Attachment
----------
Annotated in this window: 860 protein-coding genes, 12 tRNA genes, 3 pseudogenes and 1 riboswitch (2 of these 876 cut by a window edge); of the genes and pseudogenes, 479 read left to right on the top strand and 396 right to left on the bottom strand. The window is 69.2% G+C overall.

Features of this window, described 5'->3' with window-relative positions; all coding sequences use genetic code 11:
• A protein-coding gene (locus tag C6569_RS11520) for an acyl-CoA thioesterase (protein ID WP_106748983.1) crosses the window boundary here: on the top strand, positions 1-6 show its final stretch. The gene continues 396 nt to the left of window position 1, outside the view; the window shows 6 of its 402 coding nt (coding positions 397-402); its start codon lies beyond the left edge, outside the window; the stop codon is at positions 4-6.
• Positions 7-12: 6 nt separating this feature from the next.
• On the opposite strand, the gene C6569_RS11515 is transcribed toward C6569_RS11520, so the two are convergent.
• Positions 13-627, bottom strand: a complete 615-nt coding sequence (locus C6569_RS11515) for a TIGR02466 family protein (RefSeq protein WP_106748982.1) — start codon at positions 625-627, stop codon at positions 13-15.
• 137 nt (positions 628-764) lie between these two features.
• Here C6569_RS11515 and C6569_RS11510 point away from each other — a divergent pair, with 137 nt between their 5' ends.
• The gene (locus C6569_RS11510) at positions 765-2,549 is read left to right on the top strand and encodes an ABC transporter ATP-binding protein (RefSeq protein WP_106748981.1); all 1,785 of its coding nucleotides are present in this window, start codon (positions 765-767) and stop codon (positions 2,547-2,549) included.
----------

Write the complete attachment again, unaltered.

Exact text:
Annotated in this window: 860 protein-coding genes, 12 tRNA genes, 3 pseudogenes and 1 riboswitch (2 of these 876 cut by a window edge); of the genes and pseudogenes, 479 read left to right on the top strand and 396 right to left on the bottom strand. The window is 69.2% G+C overall.

Features of this window, described 5'->3' with window-relative positions; all coding sequences use genetic code 11:
• A protein-coding gene (locus tag C6569_RS11520) for an acyl-CoA thioesterase (protein ID WP_106748983.1) crosses the window boundary here: on the top strand, positions 1-6 show its final stretch. The gene continues 396 nt to the left of window position 1, outside the view; the window shows 6 of its 402 coding nt (coding positions 397-402); its start codon lies beyond the left edge, outside the window; the stop codon is at positions 4-6.
• Positions 7-12: 6 nt separating this feature from the next.
• On the opposite strand, the gene C6569_RS11515 is transcribed toward C6569_RS11520, so the two are convergent.
• Positions 13-627, bottom strand: a complete 615-nt coding sequence (locus C6569_RS11515) for a TIGR02466 family protein (RefSeq protein WP_106748982.1) — start codon at positions 625-627, stop codon at positions 13-15.
• 137 nt (positions 628-764) lie between these two features.
• Here C6569_RS11515 and C6569_RS11510 point away from each other — a divergent pair, with 137 nt between their 5' ends.
• The gene (locus C6569_RS11510) at positions 765-2,549 is read left to right on the top strand and encodes an ABC transporter ATP-binding protein (RefSeq protein WP_106748981.1); all 1,785 of its coding nucleotides are present in this window, start codon (positions 765-767) and stop codon (positions 2,547-2,549) included.